Courses who showed exceptional participation in the BioBlitz 2015 were awarded and presented with a framed Audubon Blue Bird print.  Among the winners were, Venice Golf and Country Club in Venice Beach, FL who was awarded a prize for recording the highest number of species.  Volunteers at Venice Beach spotted over 500 plant and wildlife species living on their course.  The Southwinds Golf Course in Boca Raton, FL was recognized for having the most participants with a total of 49 volunteers who assisted in the species count and identification. The final contest was for the “Best Photo”. There were so many great submissions, it was hard to choose just one and both Stonebridge Country Club in Naples, FL and Mohegan Sun Golf Club in Baltic, CT were chosen as winners.  

     “The responses we received from people participating fell into two categories:  those that couldn’t wait to do it next year, and those who were amazed by how much biodiversity lived on their lands,” said Doug Bechtel, AI’s Executive Director.  “We couldn’t be happier with the turnout.  This kind of event educates citizens about the benefits golf courses provide in their community.”

    Pictured above is AI Membership Coordinator Delphine Tseng presenting the award for "Best Photo" to representatives from Mohegan Sun Golf Club in Baltic, CT.



  • 05/21/2015 12:51 PM | Anonymous

    HILTON HEAD ISLAND, SOUTH CAROLINA – The Town of Hilton Head Island has earned the Sustainable Planning Award from Audubon International.  The award is an important milestone in Audubon International’s Sustainable Communities Program and recognizes the community for completing the second stage of a rigorous three-stage certification process. Hilton Head’s successful completion of this stage means they have defined and adopted a long-term community vision and sustainability indicators.

    “For many years Hilton Head Island has been known for its great natural beauty and for innovative, environmentally sensitive practices,” notes Mayor David Bennett. “The Town of Hilton Head Island was eager to conduct a sustainability self-assessment using a nationally recognized program such as Audubon International’s Sustainable Communities Program.  This accomplishment enables the Town to build upon its long-term history of sustainability while moving forward into Stage 3 where it will implement the plans listed in the Hilton Head Island Green Blueprint.  The Town of Hilton Head Island is pleased to receive the Sustainable Planning Award and the recognition it conveys.”

    Since joining the program five years ago, Hilton Head has brought together the efforts of residents, local and regional organizations, schools, businesses and community leaders. These partners have addressed priority projects under 15 focus areas such as health and transportation. Within each focus area, goals such as enhancing bike travel and controlling storm water runoff have yielded action items that are being implemented by the Town.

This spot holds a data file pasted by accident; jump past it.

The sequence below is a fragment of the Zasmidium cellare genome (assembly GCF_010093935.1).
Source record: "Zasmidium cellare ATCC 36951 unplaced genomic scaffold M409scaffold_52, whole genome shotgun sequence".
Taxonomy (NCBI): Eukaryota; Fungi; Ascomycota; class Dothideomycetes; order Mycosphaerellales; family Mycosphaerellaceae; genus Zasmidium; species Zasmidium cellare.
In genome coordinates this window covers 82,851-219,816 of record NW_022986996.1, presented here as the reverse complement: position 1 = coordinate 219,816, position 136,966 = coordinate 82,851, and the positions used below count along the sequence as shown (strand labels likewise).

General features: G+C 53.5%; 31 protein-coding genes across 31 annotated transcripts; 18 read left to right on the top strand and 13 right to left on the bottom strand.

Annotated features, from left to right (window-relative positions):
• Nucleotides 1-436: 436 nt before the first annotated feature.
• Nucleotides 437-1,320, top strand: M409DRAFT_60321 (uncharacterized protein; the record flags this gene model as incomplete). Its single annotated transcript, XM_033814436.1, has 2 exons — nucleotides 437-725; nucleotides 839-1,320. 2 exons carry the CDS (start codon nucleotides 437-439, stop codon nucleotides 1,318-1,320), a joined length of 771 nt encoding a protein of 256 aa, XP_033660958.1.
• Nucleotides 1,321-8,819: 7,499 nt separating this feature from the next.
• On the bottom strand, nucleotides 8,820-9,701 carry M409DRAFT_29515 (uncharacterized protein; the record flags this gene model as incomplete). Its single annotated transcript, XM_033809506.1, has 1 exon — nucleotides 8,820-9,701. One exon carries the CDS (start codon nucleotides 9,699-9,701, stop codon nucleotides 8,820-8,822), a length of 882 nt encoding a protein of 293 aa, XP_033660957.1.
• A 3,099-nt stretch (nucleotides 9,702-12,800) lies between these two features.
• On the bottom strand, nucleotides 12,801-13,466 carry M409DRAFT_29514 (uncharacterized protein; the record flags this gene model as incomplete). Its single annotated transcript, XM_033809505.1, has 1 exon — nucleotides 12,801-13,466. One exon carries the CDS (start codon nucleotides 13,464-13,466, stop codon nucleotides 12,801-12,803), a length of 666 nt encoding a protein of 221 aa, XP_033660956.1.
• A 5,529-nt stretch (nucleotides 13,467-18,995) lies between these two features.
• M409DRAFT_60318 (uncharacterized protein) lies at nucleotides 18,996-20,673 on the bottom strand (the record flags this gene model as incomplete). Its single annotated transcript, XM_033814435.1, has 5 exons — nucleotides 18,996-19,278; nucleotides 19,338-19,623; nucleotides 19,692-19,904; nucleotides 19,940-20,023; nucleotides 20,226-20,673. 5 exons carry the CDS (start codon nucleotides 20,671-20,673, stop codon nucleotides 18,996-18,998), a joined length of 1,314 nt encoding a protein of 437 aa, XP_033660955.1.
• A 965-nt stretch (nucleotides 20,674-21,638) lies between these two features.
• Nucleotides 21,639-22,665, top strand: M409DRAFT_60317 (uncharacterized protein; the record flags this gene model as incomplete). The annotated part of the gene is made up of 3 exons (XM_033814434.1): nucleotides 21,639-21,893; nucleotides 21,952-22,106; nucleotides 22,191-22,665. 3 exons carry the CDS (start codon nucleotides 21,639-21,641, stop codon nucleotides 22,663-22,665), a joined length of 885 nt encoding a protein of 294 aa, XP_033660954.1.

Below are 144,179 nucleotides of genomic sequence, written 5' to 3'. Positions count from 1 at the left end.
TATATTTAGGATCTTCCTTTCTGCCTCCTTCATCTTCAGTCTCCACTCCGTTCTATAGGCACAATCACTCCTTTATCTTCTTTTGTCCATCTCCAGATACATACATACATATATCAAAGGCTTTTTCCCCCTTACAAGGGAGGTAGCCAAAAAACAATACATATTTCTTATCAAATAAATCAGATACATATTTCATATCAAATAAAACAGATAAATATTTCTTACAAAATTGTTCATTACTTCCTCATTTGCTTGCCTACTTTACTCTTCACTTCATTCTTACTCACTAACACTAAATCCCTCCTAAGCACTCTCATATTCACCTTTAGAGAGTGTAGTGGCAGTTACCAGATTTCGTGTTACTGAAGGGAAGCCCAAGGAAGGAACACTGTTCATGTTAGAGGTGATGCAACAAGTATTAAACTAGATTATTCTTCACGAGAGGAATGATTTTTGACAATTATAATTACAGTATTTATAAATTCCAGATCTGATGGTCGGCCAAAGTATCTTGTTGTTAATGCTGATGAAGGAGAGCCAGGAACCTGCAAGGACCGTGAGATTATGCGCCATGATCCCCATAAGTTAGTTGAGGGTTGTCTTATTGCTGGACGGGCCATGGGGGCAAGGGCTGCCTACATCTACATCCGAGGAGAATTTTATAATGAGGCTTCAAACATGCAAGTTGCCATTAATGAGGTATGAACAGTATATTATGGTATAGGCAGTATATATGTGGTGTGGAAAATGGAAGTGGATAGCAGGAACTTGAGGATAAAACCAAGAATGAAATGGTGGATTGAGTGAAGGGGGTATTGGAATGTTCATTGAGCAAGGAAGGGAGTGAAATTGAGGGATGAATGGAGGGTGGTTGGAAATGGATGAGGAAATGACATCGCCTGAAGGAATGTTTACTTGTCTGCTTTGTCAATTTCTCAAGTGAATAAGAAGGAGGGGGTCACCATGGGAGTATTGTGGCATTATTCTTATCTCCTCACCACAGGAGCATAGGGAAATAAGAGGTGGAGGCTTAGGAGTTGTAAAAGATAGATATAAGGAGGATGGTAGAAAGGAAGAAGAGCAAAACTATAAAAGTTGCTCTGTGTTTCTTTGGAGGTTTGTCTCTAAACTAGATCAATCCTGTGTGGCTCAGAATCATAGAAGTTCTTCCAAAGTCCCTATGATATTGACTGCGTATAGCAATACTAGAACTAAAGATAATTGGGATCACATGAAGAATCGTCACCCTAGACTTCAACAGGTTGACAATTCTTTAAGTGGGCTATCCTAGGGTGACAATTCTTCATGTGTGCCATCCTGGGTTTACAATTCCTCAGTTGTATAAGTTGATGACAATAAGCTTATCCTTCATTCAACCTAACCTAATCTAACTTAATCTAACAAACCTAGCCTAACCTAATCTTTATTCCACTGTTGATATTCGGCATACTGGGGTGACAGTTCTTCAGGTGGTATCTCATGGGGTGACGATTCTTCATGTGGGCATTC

Completed projects include:

    • Mobile educational kiosk with information about the Broad River watershed and storm water management practices
    • Energy audit and energy efficient upgrades for Town Hall
    • Rewrite of the Land Management Ordinance to achieve sustainable development goals
    • Design of Chaplin Linear Park, which will improve connectivity and recreation opportunities
    • Improved wayfinding maps and signs for 100 miles of bike paths in the community
    • Increased access for non-motorized water-based recreation through park enhancements
    • LEED-Silver Certified Fire Station constructed with pervious paving, construction waste recycled, and underground rainwater harvesting system

    “The award demonstrates the commitment by the Town and the strides they have taken toward creating a more sustainable community. Hilton Head is continuing its legacy of living in harmony with nature by prioritizing community challenges, drawing on community assets, and compiling a strategic sustainability plan with reachable goals that will have a real and positive effect on the community and its residents,” says Joanna Nadeau.  “Finishing Stage 2 of this program is a significant accomplishment.  Hilton Head is rightfully proud of earning this well-deserved award.”

    Hilton Head will now move forward into Stage 3 of the Sustainable Communities Program, during which the community will implement additional projects listed in the action plan and report progress to achieve the designation as an Audubon International Certified Sustainable Community.

    About Hilton Head

    The Town of Hilton Head Island, incorporated as a municipality in 1983 and well known for its eco-friendly development and beautiful outdoor amenities, is located on a barrier island off the coast of South Carolina.  The island encompasses 54 square miles and includes 13 miles of beaches.  The Town of Hilton Head Island is comprised of a diverse and active collection of residents who come together as one community.  Hilton Head Island not only has a large permanent population (38,000) but also enjoys an assortment of visitors and tourists each year that increases the population during summer months upwards of 80,000.